“It is clear from the language of the statute,” appellant asserts, “that such a continuance contemplates a live defendant who is expected to return to court if the excuse offered was indeed sufficient․ If the excuse offered is that the defendant is dead, a continuance is not authorized.” We reject the argument.
As our Division Four colleagues recently observed, “the court can continue a hearing and still retain its jurisdiction to declare a forfeiture at a later time as long as it has a reason to believe that a sufficient excuse exists for the nonappearance.” (People v. Ranger Ins. Co. (1994) 31 Cal.App.4th 13, 19, 36 Cal.Rptr.2d 807.) Our Supreme Court has stated “the trial court may exercise its sound discretion in determining whether a defendant's failure to appear was ‘without sufficient excuse.’ ․ [When] the court was confronted with reassurances ․ which apparently suggested to the court that the failure to appear was excusable ․ it cannot be said that the acceptance of the excuse constituted an abuse of discretion. No forfeiture was thus required.” (People v. United Bonding Ins. Co., supra, 5 Cal.3d 898, 906, 98 Cal.Rptr. 57, 489 P.2d 1385.)
When the trial court was confronted by family members of a nonappearing defendant who not only assured the court that the defendant was dead but presented a death certificate as proof—it would be strange indeed if the law required the court not to exonerate bail, but to forfeit it. Appellant cites no authority to support such a result and we know of none.
The trial court's action in continuing the matter, without forfeiting bail, was not only reasonable and within its discretion, but in furtherance of “[t]he law [which] traditionally disfavors forfeitures․” (Ibid.)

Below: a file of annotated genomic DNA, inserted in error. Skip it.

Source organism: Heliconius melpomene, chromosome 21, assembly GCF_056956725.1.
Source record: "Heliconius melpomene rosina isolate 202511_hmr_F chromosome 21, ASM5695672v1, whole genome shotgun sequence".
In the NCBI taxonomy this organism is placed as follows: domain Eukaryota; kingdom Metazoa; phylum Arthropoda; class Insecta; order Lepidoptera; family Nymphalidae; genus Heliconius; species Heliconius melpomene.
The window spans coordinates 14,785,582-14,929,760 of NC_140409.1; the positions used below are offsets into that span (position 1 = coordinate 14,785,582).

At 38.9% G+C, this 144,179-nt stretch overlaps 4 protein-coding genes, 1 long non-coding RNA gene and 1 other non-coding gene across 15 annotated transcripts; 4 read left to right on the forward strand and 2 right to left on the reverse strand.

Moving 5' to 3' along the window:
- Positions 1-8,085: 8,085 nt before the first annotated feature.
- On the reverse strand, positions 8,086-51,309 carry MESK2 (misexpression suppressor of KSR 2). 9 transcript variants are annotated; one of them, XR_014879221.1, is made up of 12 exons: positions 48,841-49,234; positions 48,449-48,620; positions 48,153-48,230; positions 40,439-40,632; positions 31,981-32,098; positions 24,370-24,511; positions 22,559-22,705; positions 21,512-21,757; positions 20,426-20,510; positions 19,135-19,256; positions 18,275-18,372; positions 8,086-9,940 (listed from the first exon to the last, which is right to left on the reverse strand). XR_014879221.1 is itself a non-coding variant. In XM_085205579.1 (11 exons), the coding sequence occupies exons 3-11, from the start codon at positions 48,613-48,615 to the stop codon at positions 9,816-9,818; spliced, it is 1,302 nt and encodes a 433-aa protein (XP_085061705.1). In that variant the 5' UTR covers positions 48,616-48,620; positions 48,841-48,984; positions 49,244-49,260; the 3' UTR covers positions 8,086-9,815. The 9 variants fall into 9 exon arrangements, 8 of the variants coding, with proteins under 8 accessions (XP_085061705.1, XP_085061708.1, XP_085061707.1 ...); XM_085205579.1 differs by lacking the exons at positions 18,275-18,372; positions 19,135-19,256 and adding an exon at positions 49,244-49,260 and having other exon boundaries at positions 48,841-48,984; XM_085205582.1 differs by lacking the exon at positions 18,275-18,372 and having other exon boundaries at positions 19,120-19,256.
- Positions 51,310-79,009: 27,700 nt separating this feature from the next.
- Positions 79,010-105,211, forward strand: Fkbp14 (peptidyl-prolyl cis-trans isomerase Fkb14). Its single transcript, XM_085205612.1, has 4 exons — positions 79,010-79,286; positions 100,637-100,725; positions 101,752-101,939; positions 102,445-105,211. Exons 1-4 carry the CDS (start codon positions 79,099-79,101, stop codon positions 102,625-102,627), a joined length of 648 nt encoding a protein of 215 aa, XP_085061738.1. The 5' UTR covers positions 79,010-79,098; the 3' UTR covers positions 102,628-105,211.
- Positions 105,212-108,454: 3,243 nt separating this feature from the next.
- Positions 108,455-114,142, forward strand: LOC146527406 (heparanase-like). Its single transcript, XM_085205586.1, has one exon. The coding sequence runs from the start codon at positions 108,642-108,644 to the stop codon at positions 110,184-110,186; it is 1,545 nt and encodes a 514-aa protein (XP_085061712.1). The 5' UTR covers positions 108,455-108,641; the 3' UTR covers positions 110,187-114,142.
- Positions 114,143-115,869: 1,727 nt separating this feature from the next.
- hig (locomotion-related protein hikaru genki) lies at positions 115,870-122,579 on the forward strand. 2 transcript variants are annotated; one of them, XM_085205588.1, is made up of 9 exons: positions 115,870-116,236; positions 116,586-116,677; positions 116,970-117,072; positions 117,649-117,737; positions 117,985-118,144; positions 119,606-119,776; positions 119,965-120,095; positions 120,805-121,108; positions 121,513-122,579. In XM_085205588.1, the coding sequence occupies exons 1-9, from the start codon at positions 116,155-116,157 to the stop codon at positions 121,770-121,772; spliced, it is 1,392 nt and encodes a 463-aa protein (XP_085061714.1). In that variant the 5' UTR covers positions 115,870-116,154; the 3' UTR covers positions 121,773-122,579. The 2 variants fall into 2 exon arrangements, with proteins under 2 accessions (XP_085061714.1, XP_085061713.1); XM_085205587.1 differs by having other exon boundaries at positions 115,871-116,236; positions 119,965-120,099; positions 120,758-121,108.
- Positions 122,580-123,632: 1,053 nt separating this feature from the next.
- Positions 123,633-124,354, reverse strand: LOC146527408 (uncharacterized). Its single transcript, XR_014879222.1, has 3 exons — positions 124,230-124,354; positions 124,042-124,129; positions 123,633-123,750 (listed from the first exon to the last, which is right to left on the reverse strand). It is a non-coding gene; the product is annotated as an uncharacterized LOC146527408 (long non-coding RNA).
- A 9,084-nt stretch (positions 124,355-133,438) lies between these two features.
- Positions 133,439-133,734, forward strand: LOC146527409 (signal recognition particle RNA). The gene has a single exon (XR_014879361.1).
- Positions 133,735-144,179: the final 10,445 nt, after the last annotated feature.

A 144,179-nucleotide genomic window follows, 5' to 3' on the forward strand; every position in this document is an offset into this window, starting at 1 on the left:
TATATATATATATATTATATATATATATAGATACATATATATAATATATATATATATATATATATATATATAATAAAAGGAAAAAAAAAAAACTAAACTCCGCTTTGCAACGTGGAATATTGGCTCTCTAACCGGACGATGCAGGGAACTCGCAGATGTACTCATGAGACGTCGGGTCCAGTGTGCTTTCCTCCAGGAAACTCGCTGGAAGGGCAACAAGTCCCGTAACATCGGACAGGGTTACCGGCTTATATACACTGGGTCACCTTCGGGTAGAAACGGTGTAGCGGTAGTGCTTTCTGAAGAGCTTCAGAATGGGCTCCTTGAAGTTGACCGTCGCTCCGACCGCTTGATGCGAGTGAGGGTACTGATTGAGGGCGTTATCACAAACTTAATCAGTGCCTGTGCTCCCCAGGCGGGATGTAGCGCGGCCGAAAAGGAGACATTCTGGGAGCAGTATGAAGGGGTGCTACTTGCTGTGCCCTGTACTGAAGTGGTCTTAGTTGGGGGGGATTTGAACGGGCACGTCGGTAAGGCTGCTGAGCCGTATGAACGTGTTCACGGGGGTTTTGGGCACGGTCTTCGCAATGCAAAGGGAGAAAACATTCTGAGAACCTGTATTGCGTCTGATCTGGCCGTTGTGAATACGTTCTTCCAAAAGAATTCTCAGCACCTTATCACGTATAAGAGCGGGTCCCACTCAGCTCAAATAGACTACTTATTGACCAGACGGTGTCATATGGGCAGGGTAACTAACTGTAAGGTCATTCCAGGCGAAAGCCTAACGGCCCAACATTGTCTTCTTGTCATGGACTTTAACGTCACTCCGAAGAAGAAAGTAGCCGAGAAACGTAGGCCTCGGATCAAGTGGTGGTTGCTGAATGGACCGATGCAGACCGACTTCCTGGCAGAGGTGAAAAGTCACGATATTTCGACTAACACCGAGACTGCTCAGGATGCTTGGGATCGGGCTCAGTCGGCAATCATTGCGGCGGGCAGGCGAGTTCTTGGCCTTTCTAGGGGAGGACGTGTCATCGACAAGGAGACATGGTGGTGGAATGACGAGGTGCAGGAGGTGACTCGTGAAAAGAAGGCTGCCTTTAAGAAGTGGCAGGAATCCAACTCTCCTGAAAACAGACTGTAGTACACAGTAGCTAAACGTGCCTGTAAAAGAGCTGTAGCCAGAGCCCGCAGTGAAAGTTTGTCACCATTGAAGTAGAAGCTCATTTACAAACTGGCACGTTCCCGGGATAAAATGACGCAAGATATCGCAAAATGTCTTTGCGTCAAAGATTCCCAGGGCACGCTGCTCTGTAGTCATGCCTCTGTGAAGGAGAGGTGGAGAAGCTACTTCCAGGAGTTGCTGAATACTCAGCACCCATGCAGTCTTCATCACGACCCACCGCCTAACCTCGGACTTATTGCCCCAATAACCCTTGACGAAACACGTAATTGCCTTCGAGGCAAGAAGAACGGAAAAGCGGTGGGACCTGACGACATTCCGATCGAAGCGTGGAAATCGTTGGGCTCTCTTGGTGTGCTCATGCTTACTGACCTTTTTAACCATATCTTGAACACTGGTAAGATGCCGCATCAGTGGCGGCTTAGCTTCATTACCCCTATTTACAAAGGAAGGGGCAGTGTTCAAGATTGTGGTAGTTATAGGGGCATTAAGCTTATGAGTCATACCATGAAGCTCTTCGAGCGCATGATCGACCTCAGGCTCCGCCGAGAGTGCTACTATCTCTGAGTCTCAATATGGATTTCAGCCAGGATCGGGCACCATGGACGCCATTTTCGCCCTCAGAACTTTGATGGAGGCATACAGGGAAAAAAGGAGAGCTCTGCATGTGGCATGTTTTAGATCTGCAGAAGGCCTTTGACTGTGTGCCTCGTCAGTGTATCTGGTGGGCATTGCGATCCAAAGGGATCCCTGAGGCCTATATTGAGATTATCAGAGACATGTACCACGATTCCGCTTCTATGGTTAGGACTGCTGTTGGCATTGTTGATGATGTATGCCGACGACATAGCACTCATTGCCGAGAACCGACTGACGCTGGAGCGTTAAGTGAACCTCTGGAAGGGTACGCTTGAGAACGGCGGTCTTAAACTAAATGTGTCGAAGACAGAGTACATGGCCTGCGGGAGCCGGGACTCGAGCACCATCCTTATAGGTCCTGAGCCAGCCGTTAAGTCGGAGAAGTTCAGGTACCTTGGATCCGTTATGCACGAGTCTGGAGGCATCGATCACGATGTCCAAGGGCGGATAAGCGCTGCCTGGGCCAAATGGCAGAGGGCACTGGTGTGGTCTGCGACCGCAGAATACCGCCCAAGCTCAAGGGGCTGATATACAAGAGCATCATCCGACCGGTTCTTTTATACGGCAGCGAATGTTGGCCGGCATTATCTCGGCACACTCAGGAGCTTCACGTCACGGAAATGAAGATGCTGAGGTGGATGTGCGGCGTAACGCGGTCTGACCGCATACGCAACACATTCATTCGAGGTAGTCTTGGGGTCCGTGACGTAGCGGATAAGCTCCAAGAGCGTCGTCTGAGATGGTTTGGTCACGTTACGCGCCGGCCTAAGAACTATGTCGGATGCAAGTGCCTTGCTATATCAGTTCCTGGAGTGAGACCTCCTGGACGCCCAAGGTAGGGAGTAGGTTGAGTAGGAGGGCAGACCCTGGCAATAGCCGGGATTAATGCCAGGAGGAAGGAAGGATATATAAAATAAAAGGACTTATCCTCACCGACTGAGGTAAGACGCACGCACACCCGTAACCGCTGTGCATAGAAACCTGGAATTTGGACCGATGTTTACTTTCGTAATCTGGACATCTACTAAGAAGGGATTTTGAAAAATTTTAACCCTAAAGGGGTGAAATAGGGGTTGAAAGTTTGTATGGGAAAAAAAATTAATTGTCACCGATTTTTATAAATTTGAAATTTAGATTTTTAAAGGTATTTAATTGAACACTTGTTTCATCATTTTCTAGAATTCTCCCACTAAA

We conclude the trial court did not lose jurisdiction by failing to forfeit bail on March 1, 1994.
2. Did the state render surety performance impossible?
If the County of Los Angeles or the “state” acted to prevent surety-respondent from fulfilling its contractual duty of having defendant appear in court, then such performance is excused. (People v. Meyers (1932) 215 Cal. 115, 8 P.2d 837.)
Appellant claims respondent did just that. The claim is this: defendant fled to Cuba; “U.S. Department of the Treasury regulation No. 201(b) [ ] restricts travel to Cuba”; this regulation prevented surety's agents from apprehending defendant and returning him from Cuba to the trial court. The claim is specious.
As appellant notes, the hostile relationship between Cuba and the United States has existed for 30 years, long antedating surety's bond. Cuba was just one of many places which defendant could flee to and be immune from surety's agents. Such risks were present when surety posted bond. Respondent did not act to increase those risks.
3. Did respondent's failure to extradite defendant exonerate bail?
We believe it useful to quote appellant's next contention fully and precisely: